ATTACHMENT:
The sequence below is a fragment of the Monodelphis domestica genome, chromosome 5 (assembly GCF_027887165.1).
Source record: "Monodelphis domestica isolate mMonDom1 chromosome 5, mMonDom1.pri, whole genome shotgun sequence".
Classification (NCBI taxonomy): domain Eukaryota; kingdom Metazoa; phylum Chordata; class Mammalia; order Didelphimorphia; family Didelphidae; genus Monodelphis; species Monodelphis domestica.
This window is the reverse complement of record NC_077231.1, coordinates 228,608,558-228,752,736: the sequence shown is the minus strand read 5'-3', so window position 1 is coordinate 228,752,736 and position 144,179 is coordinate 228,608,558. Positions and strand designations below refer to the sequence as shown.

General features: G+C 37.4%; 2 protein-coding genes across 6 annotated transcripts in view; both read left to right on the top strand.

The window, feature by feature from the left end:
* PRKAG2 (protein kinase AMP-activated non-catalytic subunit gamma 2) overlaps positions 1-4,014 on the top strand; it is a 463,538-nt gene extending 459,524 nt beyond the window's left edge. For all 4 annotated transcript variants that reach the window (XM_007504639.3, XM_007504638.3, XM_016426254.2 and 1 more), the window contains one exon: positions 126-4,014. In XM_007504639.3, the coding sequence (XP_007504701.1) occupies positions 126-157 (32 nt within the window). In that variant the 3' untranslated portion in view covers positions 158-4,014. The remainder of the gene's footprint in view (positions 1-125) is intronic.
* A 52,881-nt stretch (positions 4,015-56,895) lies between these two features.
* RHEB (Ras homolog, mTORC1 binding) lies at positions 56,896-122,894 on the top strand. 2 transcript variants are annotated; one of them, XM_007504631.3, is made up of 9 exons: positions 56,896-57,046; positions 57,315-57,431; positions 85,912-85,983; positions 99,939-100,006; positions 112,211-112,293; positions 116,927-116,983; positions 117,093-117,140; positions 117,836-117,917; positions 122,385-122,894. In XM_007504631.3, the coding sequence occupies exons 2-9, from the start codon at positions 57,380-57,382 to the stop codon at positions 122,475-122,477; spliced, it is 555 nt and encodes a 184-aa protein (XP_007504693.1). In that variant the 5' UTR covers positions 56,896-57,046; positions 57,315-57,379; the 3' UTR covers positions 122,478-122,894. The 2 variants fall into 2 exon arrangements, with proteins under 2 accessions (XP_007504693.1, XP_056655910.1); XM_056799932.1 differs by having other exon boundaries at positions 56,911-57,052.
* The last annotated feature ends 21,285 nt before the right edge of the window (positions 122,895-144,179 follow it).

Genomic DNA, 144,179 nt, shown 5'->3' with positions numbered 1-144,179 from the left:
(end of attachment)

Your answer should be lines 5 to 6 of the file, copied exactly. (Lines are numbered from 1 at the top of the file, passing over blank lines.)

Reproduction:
General features: G+C 37.4%; 2 protein-coding genes across 6 annotated transcripts in view; both read left to right on the top strand.

The window, feature by feature from the left end: